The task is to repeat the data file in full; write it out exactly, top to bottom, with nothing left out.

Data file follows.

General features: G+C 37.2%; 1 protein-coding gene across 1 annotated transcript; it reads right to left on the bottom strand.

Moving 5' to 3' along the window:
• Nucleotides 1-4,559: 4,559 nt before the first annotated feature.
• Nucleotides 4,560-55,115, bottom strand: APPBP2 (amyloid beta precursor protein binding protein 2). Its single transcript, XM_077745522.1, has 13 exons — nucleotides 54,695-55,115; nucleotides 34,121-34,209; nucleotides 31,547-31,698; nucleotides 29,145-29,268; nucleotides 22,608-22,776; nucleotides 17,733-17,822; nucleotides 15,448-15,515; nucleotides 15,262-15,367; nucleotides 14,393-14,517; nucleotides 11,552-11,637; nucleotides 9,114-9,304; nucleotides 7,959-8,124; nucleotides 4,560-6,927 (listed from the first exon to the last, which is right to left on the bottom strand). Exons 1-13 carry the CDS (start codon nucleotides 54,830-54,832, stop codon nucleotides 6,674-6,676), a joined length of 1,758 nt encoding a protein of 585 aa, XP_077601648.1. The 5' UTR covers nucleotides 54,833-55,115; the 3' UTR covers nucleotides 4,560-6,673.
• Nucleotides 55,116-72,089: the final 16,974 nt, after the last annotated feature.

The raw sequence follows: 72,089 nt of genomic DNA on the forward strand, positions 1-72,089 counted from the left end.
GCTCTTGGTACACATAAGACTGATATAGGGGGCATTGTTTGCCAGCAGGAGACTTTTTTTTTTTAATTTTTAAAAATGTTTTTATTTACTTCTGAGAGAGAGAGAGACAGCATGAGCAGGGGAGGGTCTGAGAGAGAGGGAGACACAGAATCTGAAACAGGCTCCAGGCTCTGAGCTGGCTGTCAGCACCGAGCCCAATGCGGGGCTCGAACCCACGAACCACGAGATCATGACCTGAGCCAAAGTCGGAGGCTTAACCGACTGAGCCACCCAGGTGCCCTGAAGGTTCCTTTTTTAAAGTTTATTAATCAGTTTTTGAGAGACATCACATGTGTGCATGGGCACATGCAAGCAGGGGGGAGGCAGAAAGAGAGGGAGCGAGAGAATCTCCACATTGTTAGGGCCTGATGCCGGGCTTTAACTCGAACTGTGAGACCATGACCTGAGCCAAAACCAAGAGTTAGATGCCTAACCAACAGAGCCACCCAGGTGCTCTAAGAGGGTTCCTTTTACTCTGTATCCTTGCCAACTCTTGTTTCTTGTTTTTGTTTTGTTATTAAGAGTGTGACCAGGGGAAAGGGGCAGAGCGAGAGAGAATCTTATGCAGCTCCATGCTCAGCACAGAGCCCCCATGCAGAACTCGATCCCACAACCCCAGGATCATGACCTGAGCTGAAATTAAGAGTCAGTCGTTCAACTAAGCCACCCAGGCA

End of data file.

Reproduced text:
General features: G+C 37.2%; 1 protein-coding gene across 1 annotated transcript; it reads right to left on the bottom strand.

Moving 5' to 3' along the window:
• Nucleotides 1-4,559: 4,559 nt before the first annotated feature.
• Nucleotides 4,560-55,115, bottom strand: APPBP2 (amyloid beta precursor protein binding protein 2). Its single transcript, XM_077745522.1, has 13 exons — nucleotides 54,695-55,115; nucleotides 34,121-34,209; nucleotides 31,547-31,698; nucleotides 29,145-29,268; nucleotides 22,608-22,776; nucleotides 17,733-17,822; nucleotides 15,448-15,515; nucleotides 15,262-15,367; nucleotides 14,393-14,517; nucleotides 11,552-11,637; nucleotides 9,114-9,304; nucleotides 7,959-8,124; nucleotides 4,560-6,927 (listed from the first exon to the last, which is right to left on the bottom strand). Exons 1-13 carry the CDS (start codon nucleotides 54,830-54,832, stop codon nucleotides 6,674-6,676), a joined length of 1,758 nt encoding a protein of 585 aa, XP_077601648.1. The 5' UTR covers nucleotides 54,833-55,115; the 3' UTR covers nucleotides 4,560-6,673.
• Nucleotides 55,116-72,089: the final 16,974 nt, after the last annotated feature.

The raw sequence follows: 72,089 nt of genomic DNA on the forward strand, positions 1-72,089 counted from the left end.
GCTCTTGGTACACATAAGACTGATATAGGGGGCATTGTTTGCCAGCAGGAGACTTTTTTTTTTTAATTTTTAAAAATGTTTTTATTTACTTCTGAGAGAGAGAGAGACAGCATGAGCAGGGGAGGGTCTGAGAGAGAGGGAGACACAGAATCTGAAACAGGCTCCAGGCTCTGAGCTGGCTGTCAGCACCGAGCCCAATGCGGGGCTCGAACCCACGAACCACGAGATCATGACCTGAGCCAAAGTCGGAGGCTTAACCGACTGAGCCACCCAGGTGCCCTGAAGGTTCCTTTTTTAAAGTTTATTAATCAGTTTTTGAGAGACATCACATGTGTGCATGGGCACATGCAAGCAGGGGGGAGGCAGAAAGAGAGGGAGCGAGAGAATCTCCACATTGTTAGGGCCTGATGCCGGGCTTTAACTCGAACTGTGAGACCATGACCTGAGCCAAAACCAAGAGTTAGATGCCTAACCAACAGAGCCACCCAGGTGCTCTAAGAGGGTTCCTTTTACTCTGTATCCTTGCCAACTCTTGTTTCTTGTTTTTGTTTTGTTATTAAGAGTGTGACCAGGGGAAAGGGGCAGAGCGAGAGAGAATCTTATGCAGCTCCATGCTCAGCACAGAGCCCCCATGCAGAACTCGATCCCACAACCCCAGGATCATGACCTGAGCTGAAATTAAGAGTCAGTCGTTCAACTAAGCCACCCAGGCA